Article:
While there is much hoopla about increasing crime rate in general, a report by a Delhi-based NGO, published last week reveals that kidnapping and abduction of children have increased by 935% in the last 15 years.
According to Twenty Years of CRC: A Balance Sheet, a study by HAQ: Centre for Child Rights that analysed the 2009 report by the National Crime Records Bureau (NCRB), the number of reported cases on kidnapping of children in India increased from 894 in 1994 to 8,945 in 2009. These numbers are even more disturbing when you consider that NCRB takes only the First Information Report (FIR) and not the Daily Dairy (DD) entries.
So is there an increase in the actual crime rate? Or is it that more people are reporting them now? A bit of both, but the latter is more likely, says Amod Kanth, chairman of the Delhi Commission for Protection of Child Rights. “In the 1990s, other than murders, not many reported a missing child. So, if a kid was kidnapped, unless he/she is from an affluent or rich family and the case got media attention, it was never reported. That’s why most cases end up as DD entries,” he explains.
“In 2008-2009, for instance, the NCRB reported that 2,982 kids went missing in Delhi, out of which 368 were found. In about a few months, due to my commission’s insistence, an investigation was conducted in each missing case and we recovered 1,700 kids. Many of those cases were converted from a missing report to kidnapping. The courts (HC and SC) insist that missing cases have to be registered as kidnapping but it is done only if the family or parents of the child raise the issue,” he adds.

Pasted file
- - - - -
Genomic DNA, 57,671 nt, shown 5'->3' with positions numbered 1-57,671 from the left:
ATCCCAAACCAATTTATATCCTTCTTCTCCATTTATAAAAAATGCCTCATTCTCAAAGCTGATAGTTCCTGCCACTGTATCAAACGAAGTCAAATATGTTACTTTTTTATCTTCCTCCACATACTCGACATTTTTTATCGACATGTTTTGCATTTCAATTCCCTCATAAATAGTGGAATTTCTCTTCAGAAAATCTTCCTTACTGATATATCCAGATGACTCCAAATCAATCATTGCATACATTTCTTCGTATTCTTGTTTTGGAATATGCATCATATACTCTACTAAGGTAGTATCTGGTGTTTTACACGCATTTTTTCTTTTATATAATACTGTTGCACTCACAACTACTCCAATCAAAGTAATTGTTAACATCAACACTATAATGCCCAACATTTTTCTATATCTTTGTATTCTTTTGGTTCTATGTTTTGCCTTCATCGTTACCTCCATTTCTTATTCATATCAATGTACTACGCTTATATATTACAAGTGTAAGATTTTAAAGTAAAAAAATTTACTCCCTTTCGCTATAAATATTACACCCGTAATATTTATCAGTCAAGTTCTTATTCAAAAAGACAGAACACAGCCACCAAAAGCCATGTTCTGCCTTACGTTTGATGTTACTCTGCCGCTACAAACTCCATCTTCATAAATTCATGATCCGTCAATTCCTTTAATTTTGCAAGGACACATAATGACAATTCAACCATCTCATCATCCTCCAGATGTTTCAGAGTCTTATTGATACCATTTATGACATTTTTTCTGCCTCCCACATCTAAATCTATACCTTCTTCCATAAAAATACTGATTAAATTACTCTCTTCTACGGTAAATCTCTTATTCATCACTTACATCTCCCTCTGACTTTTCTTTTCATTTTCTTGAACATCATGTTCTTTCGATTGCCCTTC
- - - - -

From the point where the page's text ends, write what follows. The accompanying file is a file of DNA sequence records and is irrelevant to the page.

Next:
There is also another problem. Policemen are often accused of being lackadaisical in their preliminary investigation of DD entries. “An FIR is filed only after the police verify the facts of the DD entry. Most of the time, they do a hotch-potch job and close the case saying they didn’t find any credible evidence to pursue it,” says Bharti Ali, co-director of the Delhi-based NGO.
Kanth concurs and adds that registration creates accountability. “Senior policemen rarely sidestep child kidnapping cases. If there is a lapse, it is only because the system is obsessed with curbing crime through numbers,” he retorts. “If a senior officer files an FIR, it adds a number to the crime rate and that’s never a good sign. When number of crimes has increased, the legal system, senior bureaucrats that policemen report to and even the media hype the numbers, without understanding how the system works. Finally, the law enforcement agencies look like culprits.”
Ali also blames the infighting between courts and commission. “They argue about who is in-charge of the case and hardly interact. For instance, when the government locates child labourers, they’re sent home without producing them to the Child Welfare Committee. How can we track them?”
Moreover, when children from rich or affluent families are kidnapped, often the accused is known to the family. “If there’s demand for money, most families pay the ransom and don’t report the case. Their only concern is safety of the child, which is understandable but on the downside, the criminals remain unidentified,” adds Ali.
Poor kids are kidnapped often for trafficking, labour, marriage, begging, slavery, prostitution, etc. “I guarantee that out of the 8,945 cases in the report, at least three-fourth hail from the poorer sections of the society. Considering how time-consuming and expensive the legal system is, it’s hardly surprising that poor families rarely report a missing child,” she avers.
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